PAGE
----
Seriousness, I need to know about sticky husk business because I’m about to blow the o-ring. Raw Foodism is my career and I shudder to think I’[ha]ve committed a cardinal sin by serving the governor cook food. Please confirm the sticky husk harvesting method of wild rice, Ani.

  11. [...] Sprouted Wild Rice with Corn and Tomato [...]

  12. Karen Harris says:

    Is the wild rice left out to soak, or do you soak it in the refrigerator?

  13. [...] of Ani, this is a riff on the raw wild rice salad she posted on her blog awhile [...]

  14. Brian says:

    I could weep, this looks so good and is JUST the kind of thing I like to eat every day. I’ve been wondering how to prepare rice in a raw diet, so can’t wait to try this! Looks so YUMMY!!!

  15. admin says:

    hi brian, thank you for inviting me. has lindsey contacted you yet to help? have a good weekend

  16. that will be healthy :)

  17. Kaia says:

    Just made this for lunch! soooooo yummy. Ani you are amazing as always. :)

  18. Dina says:

    Hi Ani,
    Thank you for sharing this amazing recipe.
    My 8 years old daughter (high raw) loved it too!
    Great recipe for school lunch-packs!:)Dina

  19. Sunshine says:

    Hi Ani and Everyone!

    This is an AWESOME dish. I made a few additions to it because of my LOVE for Garlic, Corn, and Olive Oil. However, just as Ani has written this dish to prepare is still going to be WONDERFUL!!!!

    Thanks Ani and keep em’ coming!

    Sunshine

  20. [...] how-to videos and some wonderful culinary adventures check out her website, http://www.AniPhyo.com, the Sprouted Wild Rice with Corn and Tomato looks like a perfect match for my ripening cherry [...]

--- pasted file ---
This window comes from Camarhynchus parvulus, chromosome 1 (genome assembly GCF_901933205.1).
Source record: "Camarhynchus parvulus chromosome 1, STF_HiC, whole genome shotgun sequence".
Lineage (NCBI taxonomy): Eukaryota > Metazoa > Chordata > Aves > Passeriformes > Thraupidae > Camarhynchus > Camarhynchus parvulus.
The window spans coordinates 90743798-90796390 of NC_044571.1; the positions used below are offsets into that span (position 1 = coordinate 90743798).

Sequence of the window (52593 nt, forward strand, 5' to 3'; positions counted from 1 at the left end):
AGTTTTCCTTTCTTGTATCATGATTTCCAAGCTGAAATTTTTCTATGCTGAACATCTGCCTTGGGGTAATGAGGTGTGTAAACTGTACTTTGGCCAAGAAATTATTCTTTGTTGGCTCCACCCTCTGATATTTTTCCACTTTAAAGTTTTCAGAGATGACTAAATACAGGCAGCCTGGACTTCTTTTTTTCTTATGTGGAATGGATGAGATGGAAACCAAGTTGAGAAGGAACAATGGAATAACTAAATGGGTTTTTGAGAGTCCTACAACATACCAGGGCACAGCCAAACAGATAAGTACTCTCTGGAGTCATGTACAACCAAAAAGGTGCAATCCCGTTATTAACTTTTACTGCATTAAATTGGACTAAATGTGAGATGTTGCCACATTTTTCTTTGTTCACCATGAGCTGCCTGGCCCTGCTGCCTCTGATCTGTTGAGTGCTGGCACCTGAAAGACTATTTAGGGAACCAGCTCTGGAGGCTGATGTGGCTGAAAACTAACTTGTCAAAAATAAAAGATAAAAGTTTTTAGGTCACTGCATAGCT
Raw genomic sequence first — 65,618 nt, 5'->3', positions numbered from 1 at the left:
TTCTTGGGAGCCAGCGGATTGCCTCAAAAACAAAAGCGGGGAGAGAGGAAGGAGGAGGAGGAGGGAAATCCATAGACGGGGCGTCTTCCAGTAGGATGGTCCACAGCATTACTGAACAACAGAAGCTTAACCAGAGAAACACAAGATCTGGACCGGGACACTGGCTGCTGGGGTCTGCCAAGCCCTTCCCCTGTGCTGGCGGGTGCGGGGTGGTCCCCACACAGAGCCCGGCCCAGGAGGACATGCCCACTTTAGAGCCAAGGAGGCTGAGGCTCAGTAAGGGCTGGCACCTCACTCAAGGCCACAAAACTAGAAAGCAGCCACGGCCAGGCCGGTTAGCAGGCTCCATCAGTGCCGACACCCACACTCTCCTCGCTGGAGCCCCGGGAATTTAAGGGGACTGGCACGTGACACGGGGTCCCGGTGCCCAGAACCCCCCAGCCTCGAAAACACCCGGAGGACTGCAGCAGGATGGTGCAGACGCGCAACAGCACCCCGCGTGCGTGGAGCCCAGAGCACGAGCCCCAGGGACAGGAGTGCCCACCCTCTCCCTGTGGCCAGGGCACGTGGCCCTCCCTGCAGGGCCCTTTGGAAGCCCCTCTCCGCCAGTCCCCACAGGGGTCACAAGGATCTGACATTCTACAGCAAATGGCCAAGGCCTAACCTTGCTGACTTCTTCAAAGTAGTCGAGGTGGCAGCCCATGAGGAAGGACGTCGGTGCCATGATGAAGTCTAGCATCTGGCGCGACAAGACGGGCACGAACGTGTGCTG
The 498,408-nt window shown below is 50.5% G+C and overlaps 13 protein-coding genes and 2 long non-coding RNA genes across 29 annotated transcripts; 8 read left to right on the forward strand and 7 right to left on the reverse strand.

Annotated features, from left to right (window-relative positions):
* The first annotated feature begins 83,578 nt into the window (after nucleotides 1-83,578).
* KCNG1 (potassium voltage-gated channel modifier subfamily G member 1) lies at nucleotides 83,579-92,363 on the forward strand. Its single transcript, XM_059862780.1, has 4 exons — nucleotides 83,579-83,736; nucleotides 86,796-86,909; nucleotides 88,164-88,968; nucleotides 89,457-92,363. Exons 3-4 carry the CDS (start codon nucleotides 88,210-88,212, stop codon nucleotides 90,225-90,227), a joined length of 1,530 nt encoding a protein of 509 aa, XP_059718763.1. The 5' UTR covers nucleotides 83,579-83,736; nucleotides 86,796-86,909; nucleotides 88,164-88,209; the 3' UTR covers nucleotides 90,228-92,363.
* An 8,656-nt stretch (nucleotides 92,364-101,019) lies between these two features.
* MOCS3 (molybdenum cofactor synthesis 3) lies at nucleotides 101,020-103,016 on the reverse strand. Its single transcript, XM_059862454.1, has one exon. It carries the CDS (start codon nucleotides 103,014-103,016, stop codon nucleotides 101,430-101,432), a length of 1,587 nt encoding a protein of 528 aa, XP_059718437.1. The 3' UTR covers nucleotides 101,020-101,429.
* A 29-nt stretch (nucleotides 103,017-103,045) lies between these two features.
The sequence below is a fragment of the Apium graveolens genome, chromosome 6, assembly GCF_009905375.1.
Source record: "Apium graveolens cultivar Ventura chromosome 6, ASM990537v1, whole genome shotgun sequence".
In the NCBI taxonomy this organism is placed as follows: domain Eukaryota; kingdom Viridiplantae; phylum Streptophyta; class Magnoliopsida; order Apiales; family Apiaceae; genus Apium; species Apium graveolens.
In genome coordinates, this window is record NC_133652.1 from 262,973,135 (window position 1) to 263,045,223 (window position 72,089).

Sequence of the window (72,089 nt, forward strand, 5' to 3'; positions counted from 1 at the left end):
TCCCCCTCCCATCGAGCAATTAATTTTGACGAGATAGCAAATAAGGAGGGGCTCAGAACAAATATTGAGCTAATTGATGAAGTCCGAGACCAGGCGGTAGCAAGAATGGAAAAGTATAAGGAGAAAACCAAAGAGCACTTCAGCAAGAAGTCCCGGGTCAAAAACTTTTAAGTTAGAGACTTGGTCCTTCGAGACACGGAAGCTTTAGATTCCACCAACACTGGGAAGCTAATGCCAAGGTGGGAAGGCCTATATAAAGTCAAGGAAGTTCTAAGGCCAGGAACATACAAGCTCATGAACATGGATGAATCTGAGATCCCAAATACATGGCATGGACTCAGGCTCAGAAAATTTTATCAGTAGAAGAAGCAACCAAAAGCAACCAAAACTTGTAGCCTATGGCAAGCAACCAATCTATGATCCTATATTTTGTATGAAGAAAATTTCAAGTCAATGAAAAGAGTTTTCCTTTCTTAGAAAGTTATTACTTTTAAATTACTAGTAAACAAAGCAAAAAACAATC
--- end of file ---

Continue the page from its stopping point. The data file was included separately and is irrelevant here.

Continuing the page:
21. julie says:

    If the heat has destroyed the rice (in the process of removing the husks)it wouldn’t sprout because it would no longer be a living food. so if it sprouts its good :)

  22. Cheryl says:

    Fantastic also w Roma tomatoes and chopped basil and cant wait to try with other garins herbs etc… I even added sprouts and raw sunflower seeds for added crunch and texture

  23. Athena says:

    Ani is correct that wild rice is not a grain. It is not really a carbohydrate either like grains, but a complex carb similar to vegetables carbohydrates. Most true grasses do not produce grain seed, they produce grass seed. This is why people on anti-candida diets who cannot tolerate ANY grain carbohydrates can eat all the wild rice they want to.

  24. greggar says:

    Folks, any wild rice you buy in a store has been heated to about 170 degrees. it is not “raw”.

    Also use of the word ” sprouted ” for wild rice is stange.

    It will not grow a “sprout” and in “bean sprouts, etc”

    all you folks are doing is soaking to soften the seed so it is easy to eat.

    This may be only done with freshly picked and hulled wild rice.

    Otherwise it was “cooked” by heat by the process of so it wild not spoil !

  25. Danielle says:

    I’m a newbie – 8 days into my newly commited raw vegan lifestyle – and I have to say I’m constantly amazed at all of the valuable learning I’m absorbing. Ani, thank you for this wonderful recipe, I made it this morning and it is delish! I took pics of it and forwarded it out to my supportive friends of my new lifestyle. ( I also added avaocado!) I’m headed to purchase your book today! If anyone has additional tools & resources please send them my way. I’m on a budget but committed to this new lifestyle – I am so blessed & so thankful!